When you think of “wine country”, for most people, pictures of lush Sonoma hillsides and leisurely meals at a vineyard pop to mind. Perhaps images of the more glamorous Napa spring to life, with its mix of Michelin star cuisine and limo chauffeured tastings through the winding vineyard trails.
Classic, right? But both of those images conjure one thing: California.
What’s an East Coast oenophile to do if they don’t want to hop a plane and go 3000 miles? Visit one of these unexpected East Coast wine regions, that’s what!
- The North Fork of Long Island
If you can plan to drive against Hamptons-bound traffic, hop the Jitney, or catch a Long Island Rail Road train, this one is the most convenient for New Yorkers. When I think of Long Island, I haven’t thought of wine. However, according to the official website of the Long Island Wine Council (www.liwines.com), the North Fork is home to about 60 vineyards. Looking at a Google map image of the area, I believe it! I literally lost count of the ones listed.
- The Shawangunk Wine Trail of Upstate New York
Upstate New York and wine? Who knew! (Well, I did, but that’s because I live in NYC and love wine. But, I digress…) This particular trail boasts about 15 wineries. If you’re in the NYC area, plan a fun day trip or a long weekend in any of the bucolic towns this trail cuts through – rent a car and go north about 60 miles! Farm stands and antique shops abound, with plenty orchards and ice cream stops to make along the way. Bonus tip: there are several drive-in movies not far from the wine trail. Wind your way through the tastings and then have your designated driver pull up to a big outdoor screen near you!
- The Pocono Wine Trail of Pennsylvania
I definitely don’t think “wine” when I think “Poconos”. I actually start singing (and you do too if you grew up in the surrounding northeastern states) “…byooo-tee-full Mount Airrrrr-eee Lodge!” (Did you sing it as you read it? You’re welcome.) But lo and behold, there is indeed wine country in the Poconos! The Pocono Wine Trail is home to about 8 vineyards, all relatively close to each other. It’s very possible to make a full day of it and visit them all, but more fun to make it a weekend. Year round activities in the area include zip lining, hiking, and (of course…) shopping.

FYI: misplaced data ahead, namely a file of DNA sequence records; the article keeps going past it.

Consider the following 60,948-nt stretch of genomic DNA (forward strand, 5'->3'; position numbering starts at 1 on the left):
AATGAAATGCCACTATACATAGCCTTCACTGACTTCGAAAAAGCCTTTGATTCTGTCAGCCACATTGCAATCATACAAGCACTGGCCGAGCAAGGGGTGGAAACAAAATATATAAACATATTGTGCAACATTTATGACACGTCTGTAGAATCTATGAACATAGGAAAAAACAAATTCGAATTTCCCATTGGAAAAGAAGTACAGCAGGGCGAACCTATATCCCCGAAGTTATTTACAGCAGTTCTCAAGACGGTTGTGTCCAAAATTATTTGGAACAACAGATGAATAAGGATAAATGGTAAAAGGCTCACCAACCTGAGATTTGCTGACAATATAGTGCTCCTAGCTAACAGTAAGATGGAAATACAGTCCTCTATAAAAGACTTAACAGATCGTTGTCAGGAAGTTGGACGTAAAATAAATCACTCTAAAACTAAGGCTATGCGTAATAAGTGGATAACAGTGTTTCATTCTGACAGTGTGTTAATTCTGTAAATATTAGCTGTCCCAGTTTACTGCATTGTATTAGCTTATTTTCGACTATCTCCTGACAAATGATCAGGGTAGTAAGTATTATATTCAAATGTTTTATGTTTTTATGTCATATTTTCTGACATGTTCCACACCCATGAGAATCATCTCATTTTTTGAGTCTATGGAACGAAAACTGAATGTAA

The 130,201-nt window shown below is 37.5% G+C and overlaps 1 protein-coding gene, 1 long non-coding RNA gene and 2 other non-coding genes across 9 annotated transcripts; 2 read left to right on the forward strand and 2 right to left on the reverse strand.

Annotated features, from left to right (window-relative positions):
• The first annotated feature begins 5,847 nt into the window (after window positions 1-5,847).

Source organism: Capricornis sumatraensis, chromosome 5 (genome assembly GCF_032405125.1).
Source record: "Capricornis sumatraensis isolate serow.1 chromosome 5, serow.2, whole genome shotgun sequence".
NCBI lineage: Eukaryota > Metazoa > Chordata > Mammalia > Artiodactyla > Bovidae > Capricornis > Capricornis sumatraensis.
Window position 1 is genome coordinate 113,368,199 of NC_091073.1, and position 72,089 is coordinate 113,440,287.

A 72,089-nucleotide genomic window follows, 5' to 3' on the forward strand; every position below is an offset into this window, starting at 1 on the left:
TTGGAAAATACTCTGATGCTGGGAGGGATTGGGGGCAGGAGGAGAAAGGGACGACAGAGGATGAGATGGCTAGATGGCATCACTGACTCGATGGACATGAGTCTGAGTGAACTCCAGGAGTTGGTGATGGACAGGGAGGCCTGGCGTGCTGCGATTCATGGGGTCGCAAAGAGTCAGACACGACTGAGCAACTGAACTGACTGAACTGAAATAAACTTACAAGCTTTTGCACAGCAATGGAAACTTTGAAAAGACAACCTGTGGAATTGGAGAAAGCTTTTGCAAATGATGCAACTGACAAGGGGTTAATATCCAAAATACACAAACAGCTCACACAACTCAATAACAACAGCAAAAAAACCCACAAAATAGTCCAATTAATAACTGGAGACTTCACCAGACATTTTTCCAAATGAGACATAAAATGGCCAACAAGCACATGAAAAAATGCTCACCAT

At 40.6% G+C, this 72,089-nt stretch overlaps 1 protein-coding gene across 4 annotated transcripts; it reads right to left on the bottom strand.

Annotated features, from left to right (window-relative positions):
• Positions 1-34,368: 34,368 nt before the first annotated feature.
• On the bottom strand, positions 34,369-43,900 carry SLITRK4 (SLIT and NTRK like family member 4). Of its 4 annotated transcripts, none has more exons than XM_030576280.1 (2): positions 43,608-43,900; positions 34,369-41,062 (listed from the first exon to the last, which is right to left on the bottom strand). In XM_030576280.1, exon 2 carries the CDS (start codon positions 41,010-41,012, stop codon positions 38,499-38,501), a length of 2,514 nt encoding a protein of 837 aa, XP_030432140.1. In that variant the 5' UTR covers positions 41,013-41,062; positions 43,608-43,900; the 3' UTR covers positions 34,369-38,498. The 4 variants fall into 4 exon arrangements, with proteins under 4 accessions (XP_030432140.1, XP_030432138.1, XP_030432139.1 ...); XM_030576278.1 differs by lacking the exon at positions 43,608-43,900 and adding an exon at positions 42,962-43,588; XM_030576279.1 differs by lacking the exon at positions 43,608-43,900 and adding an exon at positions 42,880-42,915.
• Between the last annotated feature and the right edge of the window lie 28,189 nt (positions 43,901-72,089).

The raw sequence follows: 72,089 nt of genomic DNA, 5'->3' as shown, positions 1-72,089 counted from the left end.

- The Monticello Wine Trail of Virginia
As if the Blue Ridge Mountains weren’t beautiful enough, there’s wine in them there hills! (I’m so sorry. I couldn’t resist that last bit… I’ll show myself out right after this paragraph.
No, I won’t.) The Monticello Wine Trail is definitely too big to cover in one day, with about 30 wineries on the route. But you’ll want to slow down and stay a while to enjoy the mountain views and take in the history of the area. From the website, “the wineries on the Monticello Wine Trail have all been inspired by Thomas Jefferson’s vision of grape growing and winemaking.” It’s a nerdy oenophile’s dream come true!
So what are you waiting for? Gas up the car or get a train ticket and go walk among the vines while sipping a glass of vino! You’ll be a world away from everything, and you won’t have to fly 3000 miles to get there.